The Women on Your iPod

When I was in college, I took Social Dance and I was regularly partners with this guy I fully expect could have been the Republican Senator from Iowa if the Republican party were still filled with people who appreciated tradition, history, fine scotch, cigars, and minding your own business. You know, the kind of guy who is wrong about everything, but is wrong so brilliantly that you don’t mind dancing with him, even though he’s terrible, because he really wants something from it, and even if you don’t quite get what it is that he wants, you like that he’s trying something he’s terrible at.

Anyway, sometimes we didn’t dance in class. We just had an hour of stretching , which you had to do with a partner. Now, if you’ve ever known anyone like a mid-90s college Republican, you can appreciate the dilemma this caused for him. He was not comfortable touching a woman he didn’t know and trust, but he certainly couldn’t carry on with a good girl in such a manner.

He needed Miss Kitty, I guess. I mean, I know, to type it out, it sounds degrading–like he needed a floozy he liked or something. But it wasn’t exactly that. He needed a woman he could trust whose morals were different than his. Back in the old days, kids, Republicans did trust people whose morals they didn’t always agree with.

I’m not saying it wasn’t problematic, just that it was clearly his hang-up not mine, so it didn’t really affect me other than that I could do him this favor by being his partner.

This is a long preamble to say that, when we had those stretching days, the instructor always put on music by women, only. And she said, explicitly, that she only bought music by women and that, if she wasn’t listening to the radio, she only listened to music by women, because so much of what she heard otherwise was by men. That blew my mind. And she had hours worth of awesome music.

I don’t listen to music only by women, obviously. But I have never forgot the idea she gave me–that your own collection could be really deliberately curated, not just to include music you like, but as an antidote to shortcomings of the broader world.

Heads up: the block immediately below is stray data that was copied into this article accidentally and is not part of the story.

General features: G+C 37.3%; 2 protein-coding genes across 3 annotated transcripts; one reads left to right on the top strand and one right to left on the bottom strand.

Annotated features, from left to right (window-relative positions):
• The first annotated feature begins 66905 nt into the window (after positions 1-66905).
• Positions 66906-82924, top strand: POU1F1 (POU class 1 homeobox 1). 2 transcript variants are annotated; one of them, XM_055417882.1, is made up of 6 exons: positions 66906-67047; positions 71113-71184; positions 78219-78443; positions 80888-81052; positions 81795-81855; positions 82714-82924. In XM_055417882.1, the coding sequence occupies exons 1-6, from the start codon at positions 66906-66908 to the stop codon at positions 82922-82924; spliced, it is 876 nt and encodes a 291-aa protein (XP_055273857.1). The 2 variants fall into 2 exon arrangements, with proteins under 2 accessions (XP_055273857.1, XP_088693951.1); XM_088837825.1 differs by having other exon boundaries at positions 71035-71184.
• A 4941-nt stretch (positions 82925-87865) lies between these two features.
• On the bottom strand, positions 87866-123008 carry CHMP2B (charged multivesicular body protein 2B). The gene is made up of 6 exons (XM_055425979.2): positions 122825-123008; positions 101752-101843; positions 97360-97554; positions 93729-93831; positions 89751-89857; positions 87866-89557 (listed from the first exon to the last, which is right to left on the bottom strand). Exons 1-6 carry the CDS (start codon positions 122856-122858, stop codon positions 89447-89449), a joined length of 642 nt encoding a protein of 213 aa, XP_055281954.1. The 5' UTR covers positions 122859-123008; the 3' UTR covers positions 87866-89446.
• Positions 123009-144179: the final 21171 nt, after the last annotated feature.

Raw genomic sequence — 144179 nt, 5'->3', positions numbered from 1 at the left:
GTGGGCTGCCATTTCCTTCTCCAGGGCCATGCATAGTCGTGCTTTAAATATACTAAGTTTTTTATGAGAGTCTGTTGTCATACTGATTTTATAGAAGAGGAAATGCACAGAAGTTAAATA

And if you’d asked me about the split of artists on my iPod, I’d have said it was about 50/50. I think I hear one woman’s voice for each man’s voice that I hear. But I just counted up and I have 82 different women singing to me on my iPod and 155 men.

I know Kathy says that tallying up isn’t really the point, but there’s something about seeing it so starkly. I think the post Kathy’s referring to is partially right–there are a lot of women working in genres that aren’t my bag, because that’s where women are funneled to. But the world is so wide. It’d be nice if we could imagine women inhabiting all of it.

One thought on “The Women on Your iPod

  1. I wasn’t going to tally, but you inspired me. :)

    My iPod’s not in arm’s reach, but going with my page, my playlist is about half-and-half. Granted, it’s a no-risk way of discovering new music because you don’t have to purchase anything, just click the “add to my playlist” option — and for that reason my own iPod doesn’t come as close to achieving parity — but I’m proud of that.

    Which is why the “oh it’s so hard to discover new artist” excuse is just that — and excuse. There are so many options compared to when we were teenagers and MTV and mainstream radio stations were the only places to hear new music if you lived in a town without a good college or community radio station.

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